October 4, 2004 – FIPA has sent a letter to all federal MPs urging them to help build a “formidable constituency of support” for reforms to increase government transparency.
The letter states, “When the tenure of Prime Minister Martin began, he declared his intention to improve the quality of Canada’s democracy, including the transparency of its federal institutions. Indeed, all party leaders have declared their support for these values. But previous attempts to increase transparency have fallen short. How can we be sure that this commitment bears fruit in the coming session?
“The answer must be found in building a formidable constituency of support for this reform among political leaders of all parties, and it is to encourage this that we send you this letter of appeal. We are seeking MPs who will take up the torch for government transparency and accountability in the coming session.”
The letter recommends action in five main areas:
1. Updating and reforming the Access to Information Act
2. Extending the ATI Act to crown corporations and other “quasi-governmental bodies” (at least 250 bodies have been created that are not covered by the act)
3. Extending the ATI Act to Officers of Parliament
4. Creating an Information Management Act, designed to regulate the entire life-cycle of government-held information
5. Providing adequate funding for the office of the Information Commissioner
VANCOUVER SUN ARTICLE by Stanley Tromp, FIPA Research Director and FOI Caucus Coordinator, Canadian Association of Journalists
FIPA is applauding the final report of a Special Committee of the BC Legislature that has completed a six-year review of the province’s Freedom of Information and Protection of Privacy Act.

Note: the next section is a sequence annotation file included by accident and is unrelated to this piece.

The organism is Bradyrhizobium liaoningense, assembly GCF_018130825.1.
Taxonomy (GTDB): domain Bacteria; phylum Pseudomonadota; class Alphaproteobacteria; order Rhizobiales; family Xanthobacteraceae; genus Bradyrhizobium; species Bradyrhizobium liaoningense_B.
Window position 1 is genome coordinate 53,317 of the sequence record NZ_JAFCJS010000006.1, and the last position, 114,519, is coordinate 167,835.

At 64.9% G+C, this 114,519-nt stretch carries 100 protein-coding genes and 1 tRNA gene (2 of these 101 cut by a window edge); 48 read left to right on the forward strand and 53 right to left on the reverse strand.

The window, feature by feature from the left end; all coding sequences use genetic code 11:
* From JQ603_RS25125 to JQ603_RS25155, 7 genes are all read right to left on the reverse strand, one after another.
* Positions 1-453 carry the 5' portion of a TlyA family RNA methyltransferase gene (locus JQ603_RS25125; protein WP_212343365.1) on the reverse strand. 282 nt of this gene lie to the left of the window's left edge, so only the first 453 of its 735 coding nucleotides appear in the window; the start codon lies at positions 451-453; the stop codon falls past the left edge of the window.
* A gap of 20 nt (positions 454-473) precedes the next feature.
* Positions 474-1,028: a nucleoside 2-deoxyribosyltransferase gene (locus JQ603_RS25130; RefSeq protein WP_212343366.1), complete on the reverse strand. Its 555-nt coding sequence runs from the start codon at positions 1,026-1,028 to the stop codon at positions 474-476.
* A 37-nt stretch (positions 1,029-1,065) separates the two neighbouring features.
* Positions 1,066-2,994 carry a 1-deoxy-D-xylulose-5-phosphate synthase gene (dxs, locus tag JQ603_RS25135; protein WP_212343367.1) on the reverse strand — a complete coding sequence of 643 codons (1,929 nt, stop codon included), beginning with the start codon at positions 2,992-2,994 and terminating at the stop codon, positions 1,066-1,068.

The committee’s report, “Enhancing the Province’s Public Sector Access and Privacy Law”, makes 26 recommendations to improve each of the 6 parts of the act. Its proposals for legislative change include:
- promoting a culture of openness to enhance the accountability of public bodies;
- encouraging the 2,200 public bodies covered by the act to use privacy-enhancing technologies to protect personal information;
- strengthening the powers of the independent Information and Privacy Commissioner; and
- requiring that more government records be made available on a routine basis.
“The committee’s recommendations will enhance the working of the act for all British Columbians,” said the committee chair, MLA Blair Lekstrom. “The report also clearly confirms that the public has the right to expect that their FOI requests will be treated equally, impartially and in a timely manner by public bodies.”
“We believe that openness is the proper way for government to conduct the public’s business,” added the deputy chair, MLA Mike Hunter. “Therefore, our report recommends that more government information be routinely disclosed so that the records of public bodies are open to public scrutiny, subject only to necessary exceptions.”
The committee’s report provides the Liberal government with a clear signal of the direction it should take to improve FOI and privacy rights in BC. FIPA has urged the Hon. Joyce Murray, the Minister responsible for the FOI and privacy act, to act on the committee’s recommendations as soon as possible by introducing legislation to amend the act.
Full news release
BC Information and Privacy Commissioner David Loukidelis has sent a letter to the BC government decrying proposals for changes to the FOI and privacy act that would “undermine the openness and accountability the government has promised.”
The letter was sent to a Special Committee of the Legislature that is conducting a review of the Act. It fires a broadside against a set of proposals submitted by public servants who are chafing under the Act’s requirements to disclose information to the public.
The letter may be viewed on the Commissioner’s website
See also under “Current Activities” on home page:
CAMPAIGN for Improvements to BC’s FOI and Privacy Act
BC’s Information and Privacy Commissioner has presented a sweeping vision for reform of the provinces’ Freedom of Information and Protection of Privacy Act to a special committee of the Legislature which is conducting a review of the act.
The submission proposes that public bodies be required to implement schemes for routine disclosure of a lot more of their vast stores of public information. It also proposes that government programs be measured against a “Privacy Charter of Rights” to determine if they go too far in invading the privacy of citizens.
See the Commissioner’s submission